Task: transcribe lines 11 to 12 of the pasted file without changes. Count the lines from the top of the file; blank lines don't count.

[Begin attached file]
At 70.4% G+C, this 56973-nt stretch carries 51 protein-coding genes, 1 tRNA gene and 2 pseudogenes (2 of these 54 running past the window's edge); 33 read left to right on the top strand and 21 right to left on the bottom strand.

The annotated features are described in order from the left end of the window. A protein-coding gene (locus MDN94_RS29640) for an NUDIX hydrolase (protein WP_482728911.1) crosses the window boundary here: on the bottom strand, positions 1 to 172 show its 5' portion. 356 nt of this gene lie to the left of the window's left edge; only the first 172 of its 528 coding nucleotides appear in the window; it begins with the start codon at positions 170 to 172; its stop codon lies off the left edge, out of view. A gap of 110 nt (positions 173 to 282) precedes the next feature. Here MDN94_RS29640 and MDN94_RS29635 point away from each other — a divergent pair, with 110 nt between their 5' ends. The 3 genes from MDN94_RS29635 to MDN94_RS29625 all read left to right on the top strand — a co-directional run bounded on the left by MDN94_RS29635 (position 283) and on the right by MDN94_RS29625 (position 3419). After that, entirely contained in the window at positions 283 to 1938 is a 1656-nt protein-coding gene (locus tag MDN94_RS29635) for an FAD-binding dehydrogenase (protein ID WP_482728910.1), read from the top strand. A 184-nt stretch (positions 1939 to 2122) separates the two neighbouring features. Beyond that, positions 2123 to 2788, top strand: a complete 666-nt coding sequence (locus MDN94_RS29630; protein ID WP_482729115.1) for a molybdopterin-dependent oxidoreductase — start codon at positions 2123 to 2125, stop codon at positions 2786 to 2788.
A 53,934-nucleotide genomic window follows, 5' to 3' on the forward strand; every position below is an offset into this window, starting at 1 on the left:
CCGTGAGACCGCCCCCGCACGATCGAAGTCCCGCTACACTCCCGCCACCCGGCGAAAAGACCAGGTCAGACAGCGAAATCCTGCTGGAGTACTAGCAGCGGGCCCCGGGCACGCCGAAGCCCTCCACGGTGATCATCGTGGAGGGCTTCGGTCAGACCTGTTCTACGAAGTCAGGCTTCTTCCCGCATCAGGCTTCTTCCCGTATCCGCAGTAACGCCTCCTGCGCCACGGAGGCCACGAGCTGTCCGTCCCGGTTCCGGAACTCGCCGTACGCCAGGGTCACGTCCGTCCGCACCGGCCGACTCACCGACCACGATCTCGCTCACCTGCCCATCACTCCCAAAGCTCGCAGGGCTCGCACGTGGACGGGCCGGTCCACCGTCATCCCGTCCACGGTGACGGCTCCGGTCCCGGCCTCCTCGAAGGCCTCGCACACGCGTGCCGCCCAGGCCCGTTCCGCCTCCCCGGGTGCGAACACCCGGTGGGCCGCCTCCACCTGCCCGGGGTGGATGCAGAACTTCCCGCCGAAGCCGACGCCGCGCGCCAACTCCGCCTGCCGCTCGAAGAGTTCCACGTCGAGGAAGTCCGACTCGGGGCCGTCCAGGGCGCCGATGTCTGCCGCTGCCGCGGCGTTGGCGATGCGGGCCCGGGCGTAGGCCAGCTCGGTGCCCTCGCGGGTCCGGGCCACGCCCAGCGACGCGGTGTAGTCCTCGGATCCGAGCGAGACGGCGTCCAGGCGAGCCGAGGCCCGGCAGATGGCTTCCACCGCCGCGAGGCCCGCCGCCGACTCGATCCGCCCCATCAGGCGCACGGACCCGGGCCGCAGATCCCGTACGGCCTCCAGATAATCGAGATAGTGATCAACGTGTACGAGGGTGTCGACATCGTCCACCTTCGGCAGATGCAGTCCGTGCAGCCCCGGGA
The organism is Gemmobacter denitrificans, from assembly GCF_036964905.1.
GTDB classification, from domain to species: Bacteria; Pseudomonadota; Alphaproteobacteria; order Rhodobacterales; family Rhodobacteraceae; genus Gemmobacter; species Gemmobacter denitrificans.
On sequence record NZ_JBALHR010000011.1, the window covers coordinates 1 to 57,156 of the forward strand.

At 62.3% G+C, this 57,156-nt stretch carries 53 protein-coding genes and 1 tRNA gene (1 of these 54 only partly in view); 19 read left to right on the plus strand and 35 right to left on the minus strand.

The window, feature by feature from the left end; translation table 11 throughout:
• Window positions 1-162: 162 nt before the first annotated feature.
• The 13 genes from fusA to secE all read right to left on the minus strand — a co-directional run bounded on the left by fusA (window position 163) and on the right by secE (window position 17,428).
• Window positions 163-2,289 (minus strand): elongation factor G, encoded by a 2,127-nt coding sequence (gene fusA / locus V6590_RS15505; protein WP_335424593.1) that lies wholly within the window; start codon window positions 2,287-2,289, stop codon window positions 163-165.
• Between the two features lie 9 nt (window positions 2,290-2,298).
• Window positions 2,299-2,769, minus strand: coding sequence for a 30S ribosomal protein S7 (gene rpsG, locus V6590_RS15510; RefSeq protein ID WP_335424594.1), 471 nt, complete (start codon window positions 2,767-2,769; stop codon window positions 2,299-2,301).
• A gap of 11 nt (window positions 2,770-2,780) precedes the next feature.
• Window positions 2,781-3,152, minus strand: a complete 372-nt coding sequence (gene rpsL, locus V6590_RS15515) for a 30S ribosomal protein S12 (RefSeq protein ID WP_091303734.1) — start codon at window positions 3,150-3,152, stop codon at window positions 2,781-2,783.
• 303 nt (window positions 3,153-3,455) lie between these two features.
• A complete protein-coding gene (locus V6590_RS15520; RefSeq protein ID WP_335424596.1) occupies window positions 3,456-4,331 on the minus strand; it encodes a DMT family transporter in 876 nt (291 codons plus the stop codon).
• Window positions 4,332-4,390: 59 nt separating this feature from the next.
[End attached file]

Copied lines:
• The 13 genes from fusA to secE all read right to left on the minus strand — a co-directional run bounded on the left by fusA (window position 163) and on the right by secE (window position 17,428).
• Window positions 163-2,289 (minus strand): elongation factor G, encoded by a 2,127-nt coding sequence (gene fusA / locus V6590_RS15505; protein WP_335424593.1) that lies wholly within the window; start codon window positions 2,287-2,289, stop codon window positions 163-165.